And—if you’ve ever wondered why octopuses don’t get tangled up in each other’s arms—they can even differentiate between their own tentacles and those of other octopuses. This observation suggests complex self-recognition mechanisms beyond suckers and skin. (Curr. Biol. DOI: 10.1016/j.cub.2014.04.024; Abigail Druck Shudofsky)
A dansyl fluorogen detects aluminum ion with high specificity. Intramolecular charge transfer (ICT) occurs in molecules that contain donor (D) and acceptor (A) units. Light emission from ICT fluorogens is often boosted and blue-shifted when the polarity of its environment decreases. From a dansyl-substituted ICT system with a D–A structure (1 in the figure), Y.-B. Ruan, A. Depauw, and I. Leray* at the d’Alembert Institute (Cachan, France) developed a fluorescent sensor for Al3+ ion that has great sensing specificity and tolerates interference well. The dansyl group is 5-(dimethylamino)naphthalene-1-sulfonyl.
Fluorogen 1 emits weak yellow light in a lutidine buffer at pH 6. Its fluorescence is enhanced and its emission color shifts to green when it is added into an Al3+-containing buffer. Its response to Al3+ is very fast; and its detection limit is 1.8 µM, which meets the requirement of the World Health Organization for drinking water ([Al3+] £ 7.41 μM). Sensing performance is not affected by many competing ionic species, illustrating great resistance to interference.
At pH <4, Al3+ exists in solution as [Al(H2O)6] 3+; but at pH 6, it precipitates as Al(OH)3. The negatively charged molecules of 1 are adsorbed onto positively charged particles of Al(OH)3 via electrostatic interactions. The reduction in the environmental polarity of the ICT fluorogen from the aqueous medium to the nanoaggregate surface leads to enhanced emission with a blue-shifted color. (Org. Biomol. Chem. DOI: 10.1039/C4OB00187G; Ben Zhong Tang)
Prevent a byproduct from forming an impurity. M. L. Maddess and co-workers at Merck (Rahway, NJ, and Hoddesdon, UK) developed a route for making kilogram quantities of an estrogen receptor β-selective agonist. In the penultimate step of the synthesis, a trifluoromethyl (CF3) group is introduced by treating a 2-iodocyclohexenone with methyl fluorosulfonyldifluoroacetate (MFDSA, FSO2CF2CO2Me). This step is followed by removing a tert-butyl group that had been used to protect the NH group of a benzotriazole moiety.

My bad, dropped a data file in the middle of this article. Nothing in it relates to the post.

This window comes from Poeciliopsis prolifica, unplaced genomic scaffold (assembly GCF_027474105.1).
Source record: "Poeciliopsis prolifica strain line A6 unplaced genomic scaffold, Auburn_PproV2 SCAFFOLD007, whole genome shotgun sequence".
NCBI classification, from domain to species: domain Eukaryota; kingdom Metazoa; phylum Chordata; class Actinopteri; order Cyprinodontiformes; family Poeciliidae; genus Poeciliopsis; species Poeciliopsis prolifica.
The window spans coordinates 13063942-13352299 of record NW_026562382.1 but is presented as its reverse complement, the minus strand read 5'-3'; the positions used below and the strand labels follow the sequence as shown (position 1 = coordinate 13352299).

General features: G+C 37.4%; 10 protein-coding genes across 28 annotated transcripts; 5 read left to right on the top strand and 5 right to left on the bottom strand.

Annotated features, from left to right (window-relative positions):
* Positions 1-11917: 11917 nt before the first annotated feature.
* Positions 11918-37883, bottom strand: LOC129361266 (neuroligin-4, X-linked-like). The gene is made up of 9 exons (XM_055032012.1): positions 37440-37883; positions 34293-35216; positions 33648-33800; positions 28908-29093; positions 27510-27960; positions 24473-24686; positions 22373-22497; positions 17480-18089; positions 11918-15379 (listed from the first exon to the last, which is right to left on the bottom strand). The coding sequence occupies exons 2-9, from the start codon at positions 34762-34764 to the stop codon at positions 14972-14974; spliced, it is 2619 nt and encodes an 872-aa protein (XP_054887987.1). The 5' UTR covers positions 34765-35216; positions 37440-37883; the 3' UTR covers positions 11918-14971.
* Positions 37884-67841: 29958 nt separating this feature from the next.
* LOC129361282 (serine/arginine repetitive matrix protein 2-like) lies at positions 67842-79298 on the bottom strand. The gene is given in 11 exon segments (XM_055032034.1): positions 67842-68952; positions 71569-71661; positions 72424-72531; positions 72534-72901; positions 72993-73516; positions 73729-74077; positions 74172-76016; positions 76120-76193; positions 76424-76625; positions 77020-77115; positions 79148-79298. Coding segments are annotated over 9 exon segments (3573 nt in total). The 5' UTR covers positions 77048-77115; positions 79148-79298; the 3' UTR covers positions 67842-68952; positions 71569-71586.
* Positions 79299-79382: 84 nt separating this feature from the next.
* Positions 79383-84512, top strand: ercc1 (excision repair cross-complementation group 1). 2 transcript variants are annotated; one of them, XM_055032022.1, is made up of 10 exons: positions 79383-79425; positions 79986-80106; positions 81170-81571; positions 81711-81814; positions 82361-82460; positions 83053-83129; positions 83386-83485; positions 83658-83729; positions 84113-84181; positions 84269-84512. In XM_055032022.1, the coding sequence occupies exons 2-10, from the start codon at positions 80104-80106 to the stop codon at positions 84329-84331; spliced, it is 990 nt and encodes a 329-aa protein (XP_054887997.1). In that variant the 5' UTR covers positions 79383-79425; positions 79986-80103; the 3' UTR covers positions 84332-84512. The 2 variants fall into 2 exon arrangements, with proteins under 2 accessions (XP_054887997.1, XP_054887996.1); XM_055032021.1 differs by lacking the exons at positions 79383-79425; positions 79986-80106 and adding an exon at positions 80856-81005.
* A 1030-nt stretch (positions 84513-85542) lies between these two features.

The trifluoromethylation reaction is mediated by CuI in dimethylformamide solvent. As the reaction is scaled up, increasing amounts of an impurity that contains a methylated quaternary salt are produced. This occurs because the methyl group in MFDSA is converted to methyl iodide (MeI), which can react with the N-tert-butylbenzotriazole functionality.
Adding a tertiary amine suppresses this side reaction, but the most practical option is to distill the MeI as it forms. In addition, 0.2 equiv of 2,6-lutidine can be added to the reaction mixture to scavenge any HF produced and mitigate reactor etching. (Org. Process Res. Dev. DOI: 10.1021/op5000489; Will Watson)
Guide drug delivery with near-infrared light. Much effort has been invested in developing controllable, targeted drug delivery systems to enhance therapeutic effects. Drug carriers must be able to release their cargos in response to specific stimuli such as local pH changes or enzymatic triggers when they reach targeted tissues or organs. Progress in nanotechnology has allowed the delicate design of self-assembled hierarchical nanodevices that address this need.
Among many nanoscale functional materials, mesoporous silica nanoparticles (MSNs) have been converted to drug vehicles for “smart” delivery. Y.-W. Yang and colleagues at Jilin University and the Chinese Academy of Sciences (both in Changchun, China) developed self-assembled nanovalves that consist of mesoporous silica–coated gold nanorods that release their cargo when irradiated with near-infrared (NIR) light (see figure).
The authors used gold nanorod (AuNR) cores coated with mesoporous silica to form the AuNR@MSN nanovalve platform. This combination exhibits red-shifted absorption at ≈ 800 nm in the NIR region. The silica surface was functionalized with quaternary ammonium salt (QAS) stalks, the positive ends of which can be encapsulated by negatively charged sulfonatocalixarene (SCA).
A model drug, rhodamine B (RhB), was loaded into the mesopores of the silica layer before the final capping with SCA. At neutral pH, the nanovalves release the RhB cargo in the presence of ethylenediamine via competitive binding with SCA. Because the association affinity between QAS and SCA drops as the temperature increases, NIR irradiation liberates RhB from the SCA-capped AuNR@MSNs as a result of the photothermal effect. The process has an NIR power–dependent kinetics profile.
More importantly, the authors developed an on–off mode for RhB release that is synchronized to on–off NIR laser irradiation. Because NIR light penetrates tissues well and is benign toward them, it makes an ideal external trigger for targeted drug delivery. This work may lead to highly efficient solutions for noninvasive therapeutic protocols. (Chem. Sci. DOI: 10.1039/C4SC00198B; Xin Su)